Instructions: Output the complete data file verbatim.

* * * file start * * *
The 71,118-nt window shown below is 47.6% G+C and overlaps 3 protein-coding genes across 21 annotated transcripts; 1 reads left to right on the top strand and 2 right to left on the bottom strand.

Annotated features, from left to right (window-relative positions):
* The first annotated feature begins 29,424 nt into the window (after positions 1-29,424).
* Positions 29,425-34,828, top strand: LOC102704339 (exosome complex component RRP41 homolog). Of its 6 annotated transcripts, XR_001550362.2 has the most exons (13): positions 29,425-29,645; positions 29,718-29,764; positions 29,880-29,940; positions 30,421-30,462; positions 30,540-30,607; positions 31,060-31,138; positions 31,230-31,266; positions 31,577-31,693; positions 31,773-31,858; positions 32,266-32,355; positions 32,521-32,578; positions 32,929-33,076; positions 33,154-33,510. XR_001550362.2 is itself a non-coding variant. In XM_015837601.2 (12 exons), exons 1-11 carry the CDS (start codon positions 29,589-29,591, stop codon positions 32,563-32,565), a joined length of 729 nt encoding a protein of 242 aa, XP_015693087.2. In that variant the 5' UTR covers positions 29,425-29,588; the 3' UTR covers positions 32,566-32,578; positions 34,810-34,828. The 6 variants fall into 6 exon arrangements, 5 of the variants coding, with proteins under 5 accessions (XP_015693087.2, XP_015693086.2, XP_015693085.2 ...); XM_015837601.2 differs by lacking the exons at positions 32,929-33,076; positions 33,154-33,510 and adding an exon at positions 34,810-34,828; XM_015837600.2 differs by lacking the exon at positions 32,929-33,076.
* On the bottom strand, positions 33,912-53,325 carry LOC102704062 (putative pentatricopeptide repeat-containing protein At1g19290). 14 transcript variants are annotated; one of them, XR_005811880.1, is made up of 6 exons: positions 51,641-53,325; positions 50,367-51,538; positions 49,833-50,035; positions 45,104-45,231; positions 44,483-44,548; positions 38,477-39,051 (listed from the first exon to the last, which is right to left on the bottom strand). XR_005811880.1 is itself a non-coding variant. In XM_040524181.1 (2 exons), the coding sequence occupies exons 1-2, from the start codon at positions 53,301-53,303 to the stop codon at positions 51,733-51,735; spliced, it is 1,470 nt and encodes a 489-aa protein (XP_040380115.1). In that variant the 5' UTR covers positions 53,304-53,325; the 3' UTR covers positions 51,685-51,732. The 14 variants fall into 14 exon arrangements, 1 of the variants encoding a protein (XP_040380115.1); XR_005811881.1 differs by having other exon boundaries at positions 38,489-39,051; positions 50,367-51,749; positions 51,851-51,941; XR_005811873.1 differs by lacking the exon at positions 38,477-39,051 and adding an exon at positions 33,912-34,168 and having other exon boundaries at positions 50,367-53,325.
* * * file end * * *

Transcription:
The 71,118-nt window shown below is 47.6% G+C and overlaps 3 protein-coding genes across 21 annotated transcripts; 1 reads left to right on the top strand and 2 right to left on the bottom strand.

Annotated features, from left to right (window-relative positions):
* The first annotated feature begins 29,424 nt into the window (after positions 1-29,424).
* Positions 29,425-34,828, top strand: LOC102704339 (exosome complex component RRP41 homolog). Of its 6 annotated transcripts, XR_001550362.2 has the most exons (13): positions 29,425-29,645; positions 29,718-29,764; positions 29,880-29,940; positions 30,421-30,462; positions 30,540-30,607; positions 31,060-31,138; positions 31,230-31,266; positions 31,577-31,693; positions 31,773-31,858; positions 32,266-32,355; positions 32,521-32,578; positions 32,929-33,076; positions 33,154-33,510. XR_001550362.2 is itself a non-coding variant. In XM_015837601.2 (12 exons), exons 1-11 carry the CDS (start codon positions 29,589-29,591, stop codon positions 32,563-32,565), a joined length of 729 nt encoding a protein of 242 aa, XP_015693087.2. In that variant the 5' UTR covers positions 29,425-29,588; the 3' UTR covers positions 32,566-32,578; positions 34,810-34,828. The 6 variants fall into 6 exon arrangements, 5 of the variants coding, with proteins under 5 accessions (XP_015693087.2, XP_015693086.2, XP_015693085.2 ...); XM_015837601.2 differs by lacking the exons at positions 32,929-33,076; positions 33,154-33,510 and adding an exon at positions 34,810-34,828; XM_015837600.2 differs by lacking the exon at positions 32,929-33,076.
* On the bottom strand, positions 33,912-53,325 carry LOC102704062 (putative pentatricopeptide repeat-containing protein At1g19290). 14 transcript variants are annotated; one of them, XR_005811880.1, is made up of 6 exons: positions 51,641-53,325; positions 50,367-51,538; positions 49,833-50,035; positions 45,104-45,231; positions 44,483-44,548; positions 38,477-39,051 (listed from the first exon to the last, which is right to left on the bottom strand). XR_005811880.1 is itself a non-coding variant. In XM_040524181.1 (2 exons), the coding sequence occupies exons 1-2, from the start codon at positions 53,301-53,303 to the stop codon at positions 51,733-51,735; spliced, it is 1,470 nt and encodes a 489-aa protein (XP_040380115.1). In that variant the 5' UTR covers positions 53,304-53,325; the 3' UTR covers positions 51,685-51,732. The 14 variants fall into 14 exon arrangements, 1 of the variants encoding a protein (XP_040380115.1); XR_005811881.1 differs by having other exon boundaries at positions 38,489-39,051; positions 50,367-51,749; positions 51,851-51,941; XR_005811873.1 differs by lacking the exon at positions 38,477-39,051 and adding an exon at positions 33,912-34,168 and having other exon boundaries at positions 50,367-53,325.